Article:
Aeschylus, Prometheus Bound 791 ff :
"[Prometheus addresses the maiden Io :] When you have crossed the stream that bounds two continents press on, over the surge of the sea, toward the east where the sun stalks in flame, to the Gorgonean land, Kisthene (Cisthene). There live Phorkys' (Phorcys') aged virgin daughters, in shape like swans, possessing one eye and one tooth between the three; beings on whom no ray of sun ever looks down, nor moon at night. And close to them their three winged sisters . . . the snake-haired Gorgones (Gorgons)."
Pseudo-Apollodorus, Bibliotheca 1. 10 (trans. Aldrich) (Greek mythographer C2nd A.D.) :
"Phorkys (Phorcys) and Keto (Ceto) had [children] the Phorkides (Phorcides) and the Gorgones (Gorgons)."
Pseudo-Apollodorus, Bibliotheca 2. 37 - 39 :
"So with Hermes and Athene as his guides Perseus sought out the Phorkides (Phorcides), who were named Enyo, Pephredo, and Deino. These daughters of Phorkys (Phorcys) and Keto (Ceto), sisters of the Gorgones (Gorgons), were old women from their birth. The three of them possessed only one eye and one tooth among them, which they took turns using. Perseus appropriated these, and when they demanded them back, he said he would return them after they had directed him to the Nymphai (Nymphs) . . . When the Phorkides had led Perseus to the Nymphai, he returned them their tooth and eye."
Lycophron, Alexandra 840 (trans. Mair) (Greek poet C3rd B.C.) :
"He [Perseus] that stole the lamp [eye] of his three wandering guides [the Graiai (Graeae)]."
Pseudo-Hyginus, Preface (trans. Grant) (Roman mythographer C2nd A.D.) :
"From Phorcus and Ceto [were born] : Phorcides [named] Pemphredo, Enyo and Persis--for this last others say Dino."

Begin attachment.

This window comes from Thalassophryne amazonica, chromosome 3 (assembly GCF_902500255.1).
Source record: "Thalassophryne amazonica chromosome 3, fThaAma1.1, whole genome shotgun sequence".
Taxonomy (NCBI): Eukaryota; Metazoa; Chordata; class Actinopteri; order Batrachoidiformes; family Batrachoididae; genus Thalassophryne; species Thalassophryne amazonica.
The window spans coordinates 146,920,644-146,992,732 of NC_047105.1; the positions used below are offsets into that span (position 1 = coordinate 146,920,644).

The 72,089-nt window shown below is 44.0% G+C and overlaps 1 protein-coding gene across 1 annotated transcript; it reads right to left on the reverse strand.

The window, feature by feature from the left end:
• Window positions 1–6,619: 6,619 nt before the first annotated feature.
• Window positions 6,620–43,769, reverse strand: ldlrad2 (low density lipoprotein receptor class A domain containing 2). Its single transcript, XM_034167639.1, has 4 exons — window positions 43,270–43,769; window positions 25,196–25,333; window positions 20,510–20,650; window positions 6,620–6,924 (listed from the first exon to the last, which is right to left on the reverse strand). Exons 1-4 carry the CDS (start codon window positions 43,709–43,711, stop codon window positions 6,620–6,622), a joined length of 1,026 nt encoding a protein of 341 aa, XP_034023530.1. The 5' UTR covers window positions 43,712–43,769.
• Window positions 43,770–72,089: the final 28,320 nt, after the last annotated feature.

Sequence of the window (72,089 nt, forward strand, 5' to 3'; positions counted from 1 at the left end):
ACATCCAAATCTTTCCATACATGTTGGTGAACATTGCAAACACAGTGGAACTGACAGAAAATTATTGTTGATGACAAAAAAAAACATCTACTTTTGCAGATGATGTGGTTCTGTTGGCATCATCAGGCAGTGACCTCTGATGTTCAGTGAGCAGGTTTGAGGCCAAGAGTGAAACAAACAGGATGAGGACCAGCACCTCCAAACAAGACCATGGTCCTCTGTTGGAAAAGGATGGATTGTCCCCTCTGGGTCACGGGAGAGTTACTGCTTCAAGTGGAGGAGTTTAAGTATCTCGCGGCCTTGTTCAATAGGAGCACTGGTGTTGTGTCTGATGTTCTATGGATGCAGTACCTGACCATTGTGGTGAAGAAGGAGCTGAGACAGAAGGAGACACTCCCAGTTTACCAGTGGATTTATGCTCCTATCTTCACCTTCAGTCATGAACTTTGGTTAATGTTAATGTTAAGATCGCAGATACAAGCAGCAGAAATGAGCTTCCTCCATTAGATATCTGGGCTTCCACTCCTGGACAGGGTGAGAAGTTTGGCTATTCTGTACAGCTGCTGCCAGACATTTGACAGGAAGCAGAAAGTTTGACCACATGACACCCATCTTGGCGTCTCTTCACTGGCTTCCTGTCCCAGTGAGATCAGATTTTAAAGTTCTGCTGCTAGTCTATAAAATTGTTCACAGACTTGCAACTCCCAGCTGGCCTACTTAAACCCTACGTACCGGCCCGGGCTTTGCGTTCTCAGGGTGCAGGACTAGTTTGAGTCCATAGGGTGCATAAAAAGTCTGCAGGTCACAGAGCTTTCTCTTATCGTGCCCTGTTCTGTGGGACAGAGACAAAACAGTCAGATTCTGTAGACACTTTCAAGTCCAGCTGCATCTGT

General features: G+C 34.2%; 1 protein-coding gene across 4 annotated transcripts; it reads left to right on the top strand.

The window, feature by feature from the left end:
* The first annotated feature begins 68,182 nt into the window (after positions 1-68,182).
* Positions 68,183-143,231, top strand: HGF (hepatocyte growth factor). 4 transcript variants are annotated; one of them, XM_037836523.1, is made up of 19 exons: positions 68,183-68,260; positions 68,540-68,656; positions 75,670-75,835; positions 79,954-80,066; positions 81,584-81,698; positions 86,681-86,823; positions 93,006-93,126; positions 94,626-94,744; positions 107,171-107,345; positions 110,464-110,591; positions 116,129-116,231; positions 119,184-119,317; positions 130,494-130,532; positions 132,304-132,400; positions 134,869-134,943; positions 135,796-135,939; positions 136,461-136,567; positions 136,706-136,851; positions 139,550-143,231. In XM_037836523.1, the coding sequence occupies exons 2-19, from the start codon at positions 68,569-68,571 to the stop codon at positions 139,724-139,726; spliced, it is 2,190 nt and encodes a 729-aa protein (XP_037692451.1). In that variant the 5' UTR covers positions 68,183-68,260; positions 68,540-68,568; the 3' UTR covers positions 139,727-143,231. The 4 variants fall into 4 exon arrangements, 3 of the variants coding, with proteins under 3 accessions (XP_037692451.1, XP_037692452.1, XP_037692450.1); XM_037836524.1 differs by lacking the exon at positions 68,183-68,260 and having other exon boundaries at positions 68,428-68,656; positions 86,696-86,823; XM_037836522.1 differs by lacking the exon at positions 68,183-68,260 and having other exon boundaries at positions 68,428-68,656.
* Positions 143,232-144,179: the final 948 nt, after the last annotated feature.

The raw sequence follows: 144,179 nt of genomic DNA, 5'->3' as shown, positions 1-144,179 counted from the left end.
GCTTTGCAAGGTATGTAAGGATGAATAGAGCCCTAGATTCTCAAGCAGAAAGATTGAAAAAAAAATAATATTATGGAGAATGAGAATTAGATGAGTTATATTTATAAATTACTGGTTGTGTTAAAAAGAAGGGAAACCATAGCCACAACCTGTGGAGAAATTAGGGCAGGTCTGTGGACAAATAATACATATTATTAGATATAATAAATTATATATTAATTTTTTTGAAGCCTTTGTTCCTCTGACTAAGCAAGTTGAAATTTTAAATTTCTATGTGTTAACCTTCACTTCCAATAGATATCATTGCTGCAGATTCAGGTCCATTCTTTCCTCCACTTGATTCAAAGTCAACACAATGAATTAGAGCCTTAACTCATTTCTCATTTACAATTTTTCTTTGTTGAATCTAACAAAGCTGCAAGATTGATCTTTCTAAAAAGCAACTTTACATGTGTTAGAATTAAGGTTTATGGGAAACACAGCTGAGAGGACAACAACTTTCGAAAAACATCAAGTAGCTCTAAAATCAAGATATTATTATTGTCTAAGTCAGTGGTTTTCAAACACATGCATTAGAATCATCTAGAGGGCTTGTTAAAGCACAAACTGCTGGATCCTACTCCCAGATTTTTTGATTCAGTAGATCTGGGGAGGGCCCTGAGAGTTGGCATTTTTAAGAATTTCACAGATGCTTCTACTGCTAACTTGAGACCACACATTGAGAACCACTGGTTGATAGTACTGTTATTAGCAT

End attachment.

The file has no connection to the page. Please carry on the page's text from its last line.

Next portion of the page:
Pseudo-Hyginus, Astronomica 2. 12 :
"As Aeschylus, the writer of tragedies, says in his Phorcides, the Graeae were guardians of the Gorgones. We wrote about them in the first book of the Genealogiae. They are thought to have had but one eye among them ,and thus to have kept guard, watch one taking it in her turn. This eye Perseus snatches, as one was passing it to another, and threw is in Lake Tritonis. So, when the guards were blinded, he easily killed the Gorgon when she was overcome with sleep."
Ovid, Metamorphoses 4. 770 ff (trans. Melville) (Roman epic C1st B.C. to C1st A.D.) :
"Agenorides [Perseus] told him [Kepheus (Cepheus)] of the place that lies, a stronghold safe below the mountain mass of icy Atlas; how at its approach twin sisters, the Phorcides [Graiai (Graea)], lived who shared a single eye, and how that eye by stealth and cunning, as it passed from twin to twin, his sly hand caught, and then through solitudes, remote and trackless, over rough hillsides of ruined woods he reached the Gorgones' lands."
Nonnus, Dionysiaca 24. 270 ff (trans. Rouse) (Greek epic C5th A.D.) :
"He [Perseus] crept up on tiptoe, keeping his footfall noiseless, and with hollowed hand and robber’s fist caught the roving eye of Phorkys' (Phorcys') unsleeping daughter [the Graia (Graea)], then shore off the snaky swathe of one Medousa (Medusa)."
Nonnus, Dionysiaca 25. 64 ff :
"He [Perseus] laid ambush for the sentinel eye of Phorkys (Phorcys), the ball of the sleepless eye [of the Graiai (Graeae)] that passed from hand to hand, giving each her share under the wing of sleep in turn."
Nonnus, Dionysiaca 26. 52 :
"The round island of the Graiai (Graeae) [lay somewhere beyond India]."
Nonnus, Dionysiaca 31. 13 :
"[Perseus] had taken the travelling eye of Phorkys' (Phorcys') old one-eyed daughter unsleeping [the Graia (Graea)]; he dived into the dangerous cave [of the Gorgones], reaped the hissing harvest by the rockside, the firstfruits of curling hair, sliced the Gorgon's teeming throat and stained his sickle red."
- Hesiod, Theogony - Greek Epic C8th - 7th B.C.
- Pindar, Odes - Greek Lyric C5th B.C.
- Aeschylus, Prometheus Bound - Greek Tragedy C5th B.C.
- Apollodorus, The Library - Greek Mythography C2nd A.D.
- Lycophron, Alexandra - Greek Poetry C3rd B.C.
- Nonnus, Dionysiaca - Greek Epic C5th A.D.
- Hyginus, Fabulae - Latin Mythography C2nd A.D.
- Ovid, Metamorphoses - Latin Epic C1st B.C. - C1st A.D.
A complete bibliography of the translations quoted on this page.